Point of View
The character in The Sower is the only person presented and is also anonymous. The plot is brief and “loss of seed is real. But so is the possibility of great fruitfulness.”
Speaking from that single character’s point of view, Jesus “reveals himself as one who knows and understands his hearers’ situation well.” And, “By drawing a specific scene, however mundane, a whole world of truth may be evoked.”
In the “Reflection” on the parable, the author insightfully points out how “It sounds almost like a narrative rendering of a song, Psalm 126.” More importantly, “It invites thought and encourages hope. The identification of seeds with people in the parable’s application draws out the personal challenge that a careful listener might have received from the story itself, but it does not close down the ongoing signifying power of that story,” which unlike a straight telling or listing of events causes listeners to continue to listen, consider, and hear God’s living word.
© 2015, Mary Harwell Sayler, reviewer and life-long student of the Bible, is also the poet-author of numerous books, including Living in the Nature Poem and the Bible-based poetry book, Outside Eden.
Jesus the Storyteller, paperback
September 8, 2015
My decision to write a new post today came about as one godly thing led to another and another, which then led me!
First, God led some members of our Christian Poets and Writers group on Facebook to remind us this morning how our lives in Christ have a purpose and how God has a plan for each of us.
Another member said this is National Suicide Prevention Week, which connects with the theme of God’s plan and purpose, too, in that people who consider taking their own lives usually can see no plan, no purpose, and no reason for living.
Another member, whose post has been highlighted today on the Christian Poets & Writers blog, gave suggestions about ways to hear God’s word to us and, therefore, become more aware of a divine plan for our lives.
In addition to those leading factors, the reading for my next Bible Study group discusses the gifts of the Holy Spirit listed in 1 Corinthians 12 – gifts that inform, edify, and guide our Christian writing lives.
If you have no idea what ministry gifts you have, type “Ministry Gifts test” in the search box on the Internet, and you’ll get a variety of sites to visit. After you have responded to each question, you’ll get an assessment of your gifts, along with their ranking. That’s important to know because, unlike natural God-given talents, which might be used for your own pleasure and enjoyment, your ministry gifts have been given to you to help uplift and strengthen the church.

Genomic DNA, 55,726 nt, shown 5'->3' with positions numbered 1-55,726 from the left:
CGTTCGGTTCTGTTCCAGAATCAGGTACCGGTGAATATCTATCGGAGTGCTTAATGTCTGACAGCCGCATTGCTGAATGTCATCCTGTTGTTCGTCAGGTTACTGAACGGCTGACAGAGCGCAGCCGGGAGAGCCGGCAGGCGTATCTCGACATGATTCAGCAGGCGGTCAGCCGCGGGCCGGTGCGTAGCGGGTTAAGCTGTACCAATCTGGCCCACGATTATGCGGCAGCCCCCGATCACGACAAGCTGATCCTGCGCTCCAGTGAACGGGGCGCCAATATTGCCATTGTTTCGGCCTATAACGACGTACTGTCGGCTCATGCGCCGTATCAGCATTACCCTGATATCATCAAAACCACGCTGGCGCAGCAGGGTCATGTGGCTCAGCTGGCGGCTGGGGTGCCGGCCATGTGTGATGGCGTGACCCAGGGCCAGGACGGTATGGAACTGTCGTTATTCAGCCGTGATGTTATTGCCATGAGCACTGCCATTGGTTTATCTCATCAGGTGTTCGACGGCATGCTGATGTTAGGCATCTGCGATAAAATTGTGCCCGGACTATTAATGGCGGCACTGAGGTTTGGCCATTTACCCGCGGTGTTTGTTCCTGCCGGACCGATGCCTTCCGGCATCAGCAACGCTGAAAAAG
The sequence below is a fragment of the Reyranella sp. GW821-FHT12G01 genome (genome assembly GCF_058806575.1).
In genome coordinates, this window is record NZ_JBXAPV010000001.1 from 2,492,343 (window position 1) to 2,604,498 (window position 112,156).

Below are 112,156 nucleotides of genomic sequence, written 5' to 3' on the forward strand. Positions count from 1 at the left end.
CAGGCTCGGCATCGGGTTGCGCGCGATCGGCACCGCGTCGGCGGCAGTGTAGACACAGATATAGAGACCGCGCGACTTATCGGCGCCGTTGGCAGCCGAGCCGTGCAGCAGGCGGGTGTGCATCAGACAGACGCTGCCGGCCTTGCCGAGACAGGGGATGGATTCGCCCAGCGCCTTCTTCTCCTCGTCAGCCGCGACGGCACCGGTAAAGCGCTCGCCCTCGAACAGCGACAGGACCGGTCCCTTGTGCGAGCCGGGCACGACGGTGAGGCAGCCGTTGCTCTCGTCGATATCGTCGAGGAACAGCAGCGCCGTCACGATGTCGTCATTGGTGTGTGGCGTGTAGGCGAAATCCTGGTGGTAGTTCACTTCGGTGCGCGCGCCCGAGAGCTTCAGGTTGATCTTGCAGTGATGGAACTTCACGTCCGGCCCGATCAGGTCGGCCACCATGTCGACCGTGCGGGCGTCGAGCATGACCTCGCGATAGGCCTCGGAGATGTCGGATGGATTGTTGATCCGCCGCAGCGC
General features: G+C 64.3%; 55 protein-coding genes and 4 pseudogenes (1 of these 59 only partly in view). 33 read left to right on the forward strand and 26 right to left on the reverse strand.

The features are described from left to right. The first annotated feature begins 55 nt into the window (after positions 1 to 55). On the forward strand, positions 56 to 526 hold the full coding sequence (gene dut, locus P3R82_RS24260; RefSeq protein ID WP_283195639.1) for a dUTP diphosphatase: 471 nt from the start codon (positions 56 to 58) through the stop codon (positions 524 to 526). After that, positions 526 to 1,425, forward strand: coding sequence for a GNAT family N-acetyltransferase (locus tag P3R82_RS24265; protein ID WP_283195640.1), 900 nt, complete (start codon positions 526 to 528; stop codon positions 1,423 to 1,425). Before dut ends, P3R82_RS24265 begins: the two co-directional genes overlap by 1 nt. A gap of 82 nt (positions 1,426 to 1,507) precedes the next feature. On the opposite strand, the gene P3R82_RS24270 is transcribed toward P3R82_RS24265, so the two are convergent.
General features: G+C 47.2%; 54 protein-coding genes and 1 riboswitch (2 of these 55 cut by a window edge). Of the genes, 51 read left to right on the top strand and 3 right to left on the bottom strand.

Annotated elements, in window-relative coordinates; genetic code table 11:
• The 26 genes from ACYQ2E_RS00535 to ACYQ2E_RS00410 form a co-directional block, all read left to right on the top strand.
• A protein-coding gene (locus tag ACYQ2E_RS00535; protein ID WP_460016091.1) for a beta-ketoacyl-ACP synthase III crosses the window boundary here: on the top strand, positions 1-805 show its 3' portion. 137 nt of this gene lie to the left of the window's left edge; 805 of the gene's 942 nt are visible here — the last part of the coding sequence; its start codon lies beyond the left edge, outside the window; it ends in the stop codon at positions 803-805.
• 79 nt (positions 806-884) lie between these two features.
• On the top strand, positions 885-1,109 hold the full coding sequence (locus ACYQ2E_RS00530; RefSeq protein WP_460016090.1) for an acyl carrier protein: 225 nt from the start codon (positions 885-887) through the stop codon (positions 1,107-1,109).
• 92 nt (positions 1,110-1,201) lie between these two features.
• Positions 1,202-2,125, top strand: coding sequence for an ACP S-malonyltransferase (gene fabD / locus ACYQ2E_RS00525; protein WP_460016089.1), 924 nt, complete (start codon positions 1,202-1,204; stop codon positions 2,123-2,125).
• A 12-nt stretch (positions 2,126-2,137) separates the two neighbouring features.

That needs highlighting:
The Holy Spirit gives each of us ministry gifts to build up, nurture, and encourage the whole Body of Christ.
You’ll want to do that locally, of course, as you serve and minister to your church family, but as a poet or writer, your ministry gifts will help to guide the type of writing you’re meant to do.
For example, if the Lord has given you a gift of teaching, you might be led to write nonfiction books, articles, or Bible study guides.
If God has given you a gift of encouragement and empathy for others, writing spiritual poems, devotionals, and children’s books could be just right for you. Or, perhaps, you'll show loving relationships, realistically, in a novel.
Regardless of your ministry gift and writing talent, these tips might help too:
• Believe God’s promise to you of gifts from the Holy Spirit. (See 1 Cor. 12, Romans 12, and Ephesians 4.)
• Pray for God to reveal your gifts and God’s unique plan for you.
• Expectantly await the results!
• Let the Bible, that “inner knowing” given to you by the Holy Spirit, and, often, the affirmation of Christian friends, lead you into God’s plan and purpose for you and your writing life in Christ.
© 2015, Mary Harwell Sayler. If you need prayer about this, post your request in the Comments below. If you need a fresh perspective or professional feedback on your poems, children’s picture books, devotionals, or book proposals for a minimal fee, visit the Critique & Contact page of Mary’s website.
August 28, 2015
Living in Florida, we’ve been through a few minor hurricanes since being in Biloxi during Camille a few decades ago, but regardless of a storm’s size or intensity, we’ve come to some conclusions:
• People with well water pumped by electricity should not have to brush their teeth with Pepsi. We now make sure we have plenty of bottled water to drink and a full sink for washing dishes, but for the latter, paper plates and throw-away cups are cause for praise.
• Gas pumps might be ready to power up your car, but they’re powerless and immobile without electricity.
• Downed power lines cut electricity to your house, but not to themselves. They’re perfectly willing to electrocute anyone who steps on them.
• Candles add a romantic glow to the dark, but only a well-designed candle holder will allow you to glow from room to room without giving your hand a hot wax treatment.
• We have batteries! big batteries, little batteries, batteries for flashlights and batteries for the otherwise-unused radio that might keep us in touch with storm reports and the world beyond debris.
• Canned goods and an old-fashioned can opener keep us fed, and a dry bag of charcoal grills up almost anything. Oh, and that humongous smoker the guys just had to have can now be used to cook up whatever is thawing in the freezer, using fuel from fallen branches.
• Garbage cans and yard chairs make amazing projectiles.
So stay safe! And thank God that Jesus gave us a prayer to pray at all times. For these times though, I love how He commanded the winds and water with words that bear repeating: “Peace! Be still!”